After experiencing muted price moves for more than a week, the natural gas futures market tumbled to new three-month lows Thursday as traders digested the latest in a recent string of bearish storage reports. The Energy Information Administration’s (EIA) weekly storage report featured a larger-than-expected 37 Bcf storage injection.

At first glance it appeared as if the market would shrug off the storage data. However, when the mid-morning buying surge failed to boost the May contract back up to Wednesday’s $5.065 close, sellers were given the green light to punish the market Thursday afternoon. At the closing bell, the May contract was down 14.6 cents at $4.919.

According to EIA estimates, there was 680 Bcf of working gas in storage last Friday (March 28), which was 820 Bcf below year ago levels and 506 Bcf below the five-year average. Of the 37 Bcf refill, 28 Bcf was injected in the East region, which finally saw a break last week after four months of below normal temperatures. Versus market expectations centered on a 20 Bcf refill, the 37 Bcf build was slightly bearish. Versus the year-ago report featuring a 61 Bcf injection, the 37 Bcf injection was an undeniably bearish development.

Last Thursday, the EIA shocked many observers by issuing a 7 Bcf injection. But despite the fact that was the earliest refill in the nearly 10-year history of storage data, the market shrugged off the news en route to a 4.9 gain on the April’s expiration day. When the market moved higher on bearish storage data again yesterday, there was the flirting idea that maybe the market had bottomed.

However, George Leide of Rafferty Technical Research was not among those touting the market’s upside potential, citing instead the lackluster nature of recent rallies. “This market is not too exciting, especially to the upside. We continue to make lower lows and lower highs. Any rally we get just seems to be a tired one.”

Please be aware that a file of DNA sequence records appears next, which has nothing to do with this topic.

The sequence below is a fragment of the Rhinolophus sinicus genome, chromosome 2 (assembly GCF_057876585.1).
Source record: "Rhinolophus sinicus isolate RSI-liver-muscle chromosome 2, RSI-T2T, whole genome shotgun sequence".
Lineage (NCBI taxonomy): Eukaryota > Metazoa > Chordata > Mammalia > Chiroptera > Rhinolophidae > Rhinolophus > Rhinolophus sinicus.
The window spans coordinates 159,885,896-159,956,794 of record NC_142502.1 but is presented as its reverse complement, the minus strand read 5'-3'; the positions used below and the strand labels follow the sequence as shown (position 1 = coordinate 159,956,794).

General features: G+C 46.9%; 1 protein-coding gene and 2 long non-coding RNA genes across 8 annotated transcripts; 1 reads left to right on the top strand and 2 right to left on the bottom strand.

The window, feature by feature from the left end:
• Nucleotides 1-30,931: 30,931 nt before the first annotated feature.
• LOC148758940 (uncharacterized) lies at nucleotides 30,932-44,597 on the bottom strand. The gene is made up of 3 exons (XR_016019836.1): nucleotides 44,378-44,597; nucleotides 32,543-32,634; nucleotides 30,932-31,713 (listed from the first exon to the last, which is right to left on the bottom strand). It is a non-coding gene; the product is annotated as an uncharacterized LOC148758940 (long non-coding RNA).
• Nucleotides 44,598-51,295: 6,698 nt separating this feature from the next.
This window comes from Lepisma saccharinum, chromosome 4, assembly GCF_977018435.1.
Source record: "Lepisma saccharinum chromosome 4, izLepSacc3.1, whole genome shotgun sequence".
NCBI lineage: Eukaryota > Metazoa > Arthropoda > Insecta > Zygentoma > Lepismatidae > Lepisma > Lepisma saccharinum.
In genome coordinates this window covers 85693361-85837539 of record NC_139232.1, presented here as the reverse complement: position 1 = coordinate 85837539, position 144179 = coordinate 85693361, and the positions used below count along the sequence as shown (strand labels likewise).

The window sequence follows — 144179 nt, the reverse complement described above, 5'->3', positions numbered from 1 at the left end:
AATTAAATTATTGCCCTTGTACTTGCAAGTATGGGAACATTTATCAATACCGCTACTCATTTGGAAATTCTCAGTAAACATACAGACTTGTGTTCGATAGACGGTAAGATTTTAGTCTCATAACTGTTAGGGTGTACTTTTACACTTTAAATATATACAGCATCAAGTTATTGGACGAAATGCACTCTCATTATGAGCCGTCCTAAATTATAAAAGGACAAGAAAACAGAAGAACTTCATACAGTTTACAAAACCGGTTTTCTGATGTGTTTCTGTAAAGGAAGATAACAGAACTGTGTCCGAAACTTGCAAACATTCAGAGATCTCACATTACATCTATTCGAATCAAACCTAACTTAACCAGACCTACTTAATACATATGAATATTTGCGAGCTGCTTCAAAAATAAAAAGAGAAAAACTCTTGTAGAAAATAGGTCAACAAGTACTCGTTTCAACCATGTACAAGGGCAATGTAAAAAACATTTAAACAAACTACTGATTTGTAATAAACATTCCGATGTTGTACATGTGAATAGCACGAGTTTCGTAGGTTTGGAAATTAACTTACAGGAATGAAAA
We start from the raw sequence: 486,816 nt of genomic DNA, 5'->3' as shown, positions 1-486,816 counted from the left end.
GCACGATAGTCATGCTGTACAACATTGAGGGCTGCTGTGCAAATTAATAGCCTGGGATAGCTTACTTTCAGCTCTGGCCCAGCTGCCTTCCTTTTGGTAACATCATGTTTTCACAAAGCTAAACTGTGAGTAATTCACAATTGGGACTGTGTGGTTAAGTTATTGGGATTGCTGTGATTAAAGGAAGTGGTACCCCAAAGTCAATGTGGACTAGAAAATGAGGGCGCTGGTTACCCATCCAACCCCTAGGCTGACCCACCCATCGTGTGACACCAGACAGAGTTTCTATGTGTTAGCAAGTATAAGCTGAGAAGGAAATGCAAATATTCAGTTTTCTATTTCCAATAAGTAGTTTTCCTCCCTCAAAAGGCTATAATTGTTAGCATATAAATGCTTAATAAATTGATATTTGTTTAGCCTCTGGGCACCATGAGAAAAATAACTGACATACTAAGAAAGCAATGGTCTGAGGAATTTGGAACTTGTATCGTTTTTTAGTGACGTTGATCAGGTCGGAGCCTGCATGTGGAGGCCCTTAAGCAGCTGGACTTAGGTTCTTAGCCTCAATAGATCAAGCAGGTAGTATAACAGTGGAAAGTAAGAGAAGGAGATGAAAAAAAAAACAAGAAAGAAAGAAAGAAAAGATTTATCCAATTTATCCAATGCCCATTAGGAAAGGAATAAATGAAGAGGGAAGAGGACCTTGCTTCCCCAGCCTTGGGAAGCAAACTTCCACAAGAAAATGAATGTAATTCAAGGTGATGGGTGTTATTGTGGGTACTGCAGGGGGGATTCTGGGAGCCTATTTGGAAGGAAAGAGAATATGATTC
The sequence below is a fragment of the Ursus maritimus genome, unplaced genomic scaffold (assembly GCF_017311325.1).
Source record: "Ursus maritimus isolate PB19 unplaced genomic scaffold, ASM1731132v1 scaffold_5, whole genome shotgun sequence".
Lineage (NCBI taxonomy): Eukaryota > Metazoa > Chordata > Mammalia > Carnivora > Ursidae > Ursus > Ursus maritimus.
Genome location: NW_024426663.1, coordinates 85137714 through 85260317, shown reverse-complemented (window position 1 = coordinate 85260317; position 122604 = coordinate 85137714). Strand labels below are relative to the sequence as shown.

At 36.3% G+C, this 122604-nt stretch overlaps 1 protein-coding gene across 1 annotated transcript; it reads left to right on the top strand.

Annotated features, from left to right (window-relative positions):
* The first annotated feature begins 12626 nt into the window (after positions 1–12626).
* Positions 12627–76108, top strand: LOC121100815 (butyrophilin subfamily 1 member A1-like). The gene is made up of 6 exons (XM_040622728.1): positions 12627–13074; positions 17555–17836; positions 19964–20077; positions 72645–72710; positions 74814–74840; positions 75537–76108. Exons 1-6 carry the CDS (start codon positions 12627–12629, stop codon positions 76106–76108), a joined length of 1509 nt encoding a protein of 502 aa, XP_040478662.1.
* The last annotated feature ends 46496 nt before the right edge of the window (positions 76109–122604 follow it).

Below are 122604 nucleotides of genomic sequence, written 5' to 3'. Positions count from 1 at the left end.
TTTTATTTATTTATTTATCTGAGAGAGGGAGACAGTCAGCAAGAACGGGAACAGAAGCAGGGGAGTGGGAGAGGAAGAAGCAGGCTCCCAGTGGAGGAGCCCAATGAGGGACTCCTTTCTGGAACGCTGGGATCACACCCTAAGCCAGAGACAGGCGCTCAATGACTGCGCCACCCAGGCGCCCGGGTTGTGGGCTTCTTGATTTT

Although some would say the market had been range-bound in the low to mid-$5.00s for the latter half of March and beginning of April, it also had formed a little downtrend, which is defined by a declining wedge formation on the daily continuation chart. “For [Thursday], the bottom of the wedge [offers] support at $4.905. The line declines by about a penny a day.” On the upside, the top of the wedge is currently at $5.10.

Because the slope of the upper boundary of the wedge declines at a rate of about 5 cents a day, Leide noted that the two lines will converge in just a few days. Below $4.90, support is seen at $4.69-72. However, Leide would not be surprised if the market took its time getting there. “April is a shoulder month, and I don’t see the market returning to the volatility we had this winter. I look for a slow price erosion.”

While agreeing that lower prices are in the cards in the intermediate to longer-term, Tom Saal of Commercial Brokerage Corp believes we could see a rebound Friday. “We are oversold on the daily charts and could get a rally as shorts take their profits for the week.”

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